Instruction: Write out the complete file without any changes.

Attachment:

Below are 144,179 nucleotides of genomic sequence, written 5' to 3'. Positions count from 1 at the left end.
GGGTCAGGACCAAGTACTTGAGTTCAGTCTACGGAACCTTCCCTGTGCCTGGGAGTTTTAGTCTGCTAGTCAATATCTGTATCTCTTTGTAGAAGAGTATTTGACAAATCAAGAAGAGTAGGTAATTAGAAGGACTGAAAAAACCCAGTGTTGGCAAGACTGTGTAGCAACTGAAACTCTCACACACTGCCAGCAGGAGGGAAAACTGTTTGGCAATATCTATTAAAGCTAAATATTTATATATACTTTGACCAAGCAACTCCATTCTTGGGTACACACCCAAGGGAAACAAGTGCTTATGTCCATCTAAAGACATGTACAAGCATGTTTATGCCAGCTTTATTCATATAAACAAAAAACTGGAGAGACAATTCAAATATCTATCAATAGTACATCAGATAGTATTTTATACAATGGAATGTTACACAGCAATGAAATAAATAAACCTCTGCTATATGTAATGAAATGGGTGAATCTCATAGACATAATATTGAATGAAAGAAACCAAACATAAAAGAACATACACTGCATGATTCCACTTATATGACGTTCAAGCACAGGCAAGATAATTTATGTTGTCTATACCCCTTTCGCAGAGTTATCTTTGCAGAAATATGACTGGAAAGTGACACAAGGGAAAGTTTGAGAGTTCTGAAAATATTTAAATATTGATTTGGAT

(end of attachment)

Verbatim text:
Below are 144,179 nucleotides of genomic sequence, written 5' to 3'. Positions count from 1 at the left end.
GGGTCAGGACCAAGTACTTGAGTTCAGTCTACGGAACCTTCCCTGTGCCTGGGAGTTTTAGTCTGCTAGTCAATATCTGTATCTCTTTGTAGAAGAGTATTTGACAAATCAAGAAGAGTAGGTAATTAGAAGGACTGAAAAAACCCAGTGTTGGCAAGACTGTGTAGCAACTGAAACTCTCACACACTGCCAGCAGGAGGGAAAACTGTTTGGCAATATCTATTAAAGCTAAATATTTATATATACTTTGACCAAGCAACTCCATTCTTGGGTACACACCCAAGGGAAACAAGTGCTTATGTCCATCTAAAGACATGTACAAGCATGTTTATGCCAGCTTTATTCATATAAACAAAAAACTGGAGAGACAATTCAAATATCTATCAATAGTACATCAGATAGTATTTTATACAATGGAATGTTACACAGCAATGAAATAAATAAACCTCTGCTATATGTAATGAAATGGGTGAATCTCATAGACATAATATTGAATGAAAGAAACCAAACATAAAAGAACATACACTGCATGATTCCACTTATATGACGTTCAAGCACAGGCAAGATAATTTATGTTGTCTATACCCCTTTCGCAGAGTTATCTTTGCAGAAATATGACTGGAAAGTGACACAAGGGAAAGTTTGAGAGTTCTGAAAATATTTAAATATTGATTTGGAT